But if Obama governs as he ran—from the center—then there will be disappointed liberals and conservatives. The left may feel somehow cheated, and the right, eager to launch perpetual assaults on the new administration, could well find Obama as elusive and frustrating as the opposition found Reagan.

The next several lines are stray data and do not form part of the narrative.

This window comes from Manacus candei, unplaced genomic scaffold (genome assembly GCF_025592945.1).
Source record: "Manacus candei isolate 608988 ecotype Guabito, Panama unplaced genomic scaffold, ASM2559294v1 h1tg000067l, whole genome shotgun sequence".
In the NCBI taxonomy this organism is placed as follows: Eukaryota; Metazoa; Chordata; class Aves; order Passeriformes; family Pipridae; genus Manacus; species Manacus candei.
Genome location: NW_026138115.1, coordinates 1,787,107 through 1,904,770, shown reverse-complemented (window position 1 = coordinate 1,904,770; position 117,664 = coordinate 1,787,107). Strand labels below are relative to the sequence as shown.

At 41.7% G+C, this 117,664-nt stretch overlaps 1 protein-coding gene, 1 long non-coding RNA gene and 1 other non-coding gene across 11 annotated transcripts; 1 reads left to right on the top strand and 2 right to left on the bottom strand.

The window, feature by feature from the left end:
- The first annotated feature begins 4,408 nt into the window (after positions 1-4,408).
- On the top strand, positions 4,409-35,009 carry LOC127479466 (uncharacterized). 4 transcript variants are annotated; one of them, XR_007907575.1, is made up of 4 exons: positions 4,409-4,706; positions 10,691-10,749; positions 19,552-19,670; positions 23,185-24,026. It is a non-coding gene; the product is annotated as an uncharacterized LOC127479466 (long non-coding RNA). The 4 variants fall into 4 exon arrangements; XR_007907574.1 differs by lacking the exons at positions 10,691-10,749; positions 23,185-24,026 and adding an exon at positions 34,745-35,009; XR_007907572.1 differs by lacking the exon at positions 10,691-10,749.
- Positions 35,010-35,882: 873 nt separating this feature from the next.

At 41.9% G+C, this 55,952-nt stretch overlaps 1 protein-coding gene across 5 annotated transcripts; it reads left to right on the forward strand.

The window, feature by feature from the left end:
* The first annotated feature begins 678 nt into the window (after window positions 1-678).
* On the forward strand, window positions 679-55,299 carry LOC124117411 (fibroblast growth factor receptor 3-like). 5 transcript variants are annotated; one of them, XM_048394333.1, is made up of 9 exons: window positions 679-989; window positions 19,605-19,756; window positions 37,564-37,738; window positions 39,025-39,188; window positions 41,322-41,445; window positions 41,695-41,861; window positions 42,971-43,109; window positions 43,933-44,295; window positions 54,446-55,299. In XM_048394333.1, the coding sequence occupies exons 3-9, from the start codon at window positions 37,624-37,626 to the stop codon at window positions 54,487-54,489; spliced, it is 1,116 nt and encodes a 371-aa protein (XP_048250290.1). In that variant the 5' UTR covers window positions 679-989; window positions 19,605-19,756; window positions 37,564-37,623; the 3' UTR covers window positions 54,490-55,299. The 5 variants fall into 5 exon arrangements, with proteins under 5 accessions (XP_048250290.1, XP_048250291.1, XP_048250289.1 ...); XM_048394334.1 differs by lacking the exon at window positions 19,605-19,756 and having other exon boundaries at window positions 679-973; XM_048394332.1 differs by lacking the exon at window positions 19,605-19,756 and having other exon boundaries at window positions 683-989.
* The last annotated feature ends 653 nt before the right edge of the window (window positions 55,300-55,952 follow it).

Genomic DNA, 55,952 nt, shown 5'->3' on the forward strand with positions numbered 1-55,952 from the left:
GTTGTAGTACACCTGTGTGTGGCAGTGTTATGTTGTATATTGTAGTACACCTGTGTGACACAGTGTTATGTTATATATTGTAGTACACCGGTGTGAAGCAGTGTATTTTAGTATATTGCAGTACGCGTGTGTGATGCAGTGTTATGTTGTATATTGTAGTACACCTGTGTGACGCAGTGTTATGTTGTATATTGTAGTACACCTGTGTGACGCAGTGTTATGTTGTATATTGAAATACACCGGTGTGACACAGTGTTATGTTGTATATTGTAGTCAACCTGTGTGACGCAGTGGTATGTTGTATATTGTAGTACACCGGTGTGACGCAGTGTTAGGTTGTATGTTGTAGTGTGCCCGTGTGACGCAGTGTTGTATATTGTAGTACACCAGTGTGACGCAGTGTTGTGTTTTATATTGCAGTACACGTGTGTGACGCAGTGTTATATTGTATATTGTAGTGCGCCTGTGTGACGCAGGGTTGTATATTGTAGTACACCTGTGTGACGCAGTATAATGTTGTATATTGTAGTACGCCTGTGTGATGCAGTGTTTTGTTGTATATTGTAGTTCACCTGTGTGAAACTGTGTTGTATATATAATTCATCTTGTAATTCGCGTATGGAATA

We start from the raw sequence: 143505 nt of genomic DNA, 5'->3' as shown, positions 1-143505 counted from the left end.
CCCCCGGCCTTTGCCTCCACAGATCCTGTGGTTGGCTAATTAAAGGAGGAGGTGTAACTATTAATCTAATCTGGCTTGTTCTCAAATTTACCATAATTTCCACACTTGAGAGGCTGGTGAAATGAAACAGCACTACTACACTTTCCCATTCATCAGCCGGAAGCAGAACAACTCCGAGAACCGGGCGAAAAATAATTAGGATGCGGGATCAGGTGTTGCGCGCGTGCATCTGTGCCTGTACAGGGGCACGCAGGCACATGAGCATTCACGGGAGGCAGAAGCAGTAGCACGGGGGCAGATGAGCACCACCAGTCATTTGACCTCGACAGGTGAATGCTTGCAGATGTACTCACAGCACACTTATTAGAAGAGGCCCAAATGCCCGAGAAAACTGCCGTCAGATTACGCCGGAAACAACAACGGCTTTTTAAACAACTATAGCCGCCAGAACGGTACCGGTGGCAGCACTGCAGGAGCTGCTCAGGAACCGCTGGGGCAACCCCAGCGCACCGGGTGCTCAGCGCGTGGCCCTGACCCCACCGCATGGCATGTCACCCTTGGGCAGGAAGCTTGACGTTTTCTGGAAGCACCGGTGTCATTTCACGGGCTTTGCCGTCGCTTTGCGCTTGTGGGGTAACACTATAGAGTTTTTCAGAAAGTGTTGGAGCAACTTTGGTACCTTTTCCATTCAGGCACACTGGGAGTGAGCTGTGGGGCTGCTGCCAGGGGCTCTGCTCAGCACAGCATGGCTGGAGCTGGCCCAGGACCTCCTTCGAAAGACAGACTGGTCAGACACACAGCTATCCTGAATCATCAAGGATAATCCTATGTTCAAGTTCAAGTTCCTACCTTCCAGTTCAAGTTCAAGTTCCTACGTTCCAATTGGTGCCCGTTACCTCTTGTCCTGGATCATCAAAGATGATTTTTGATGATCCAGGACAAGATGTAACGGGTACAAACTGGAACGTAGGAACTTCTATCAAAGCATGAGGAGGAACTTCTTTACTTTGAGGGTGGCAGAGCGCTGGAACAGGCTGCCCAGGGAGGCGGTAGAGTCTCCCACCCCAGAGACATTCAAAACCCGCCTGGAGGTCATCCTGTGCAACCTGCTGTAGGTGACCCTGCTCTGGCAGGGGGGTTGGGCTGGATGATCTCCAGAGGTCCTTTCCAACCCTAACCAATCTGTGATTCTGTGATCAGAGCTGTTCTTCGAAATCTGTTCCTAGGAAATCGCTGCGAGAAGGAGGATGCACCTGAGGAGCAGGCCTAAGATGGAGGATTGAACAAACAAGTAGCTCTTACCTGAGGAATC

Parallels from the past risk seeming irrelevant and antique given the enormity of the historical moment. A nation whose Constitution enshrined slavery has elected an African-American president within living memory of days when blacks were denied fundamental human rights—including the right to vote. Hyperbole around elections comes easy and cheap, but this is a moment—a year—when even superlatives cannot capture the magnitude of the change that the country voted for last Tuesday. "If there is anyone out there who doubts that America is a place where all things are possible; who still wonders if the dream of our Founders is alive in our time; who still questions the power of our democracy, tonight is your answer," Obama told an adoring yet serious throng in Chicago's Grant Park. He alluded to the historic nature of the victory only indirectly. "This election had many firsts and many stories that will be told for generations," he said. He did not need, really, to add anything to that: that he was saying the words was testament enough.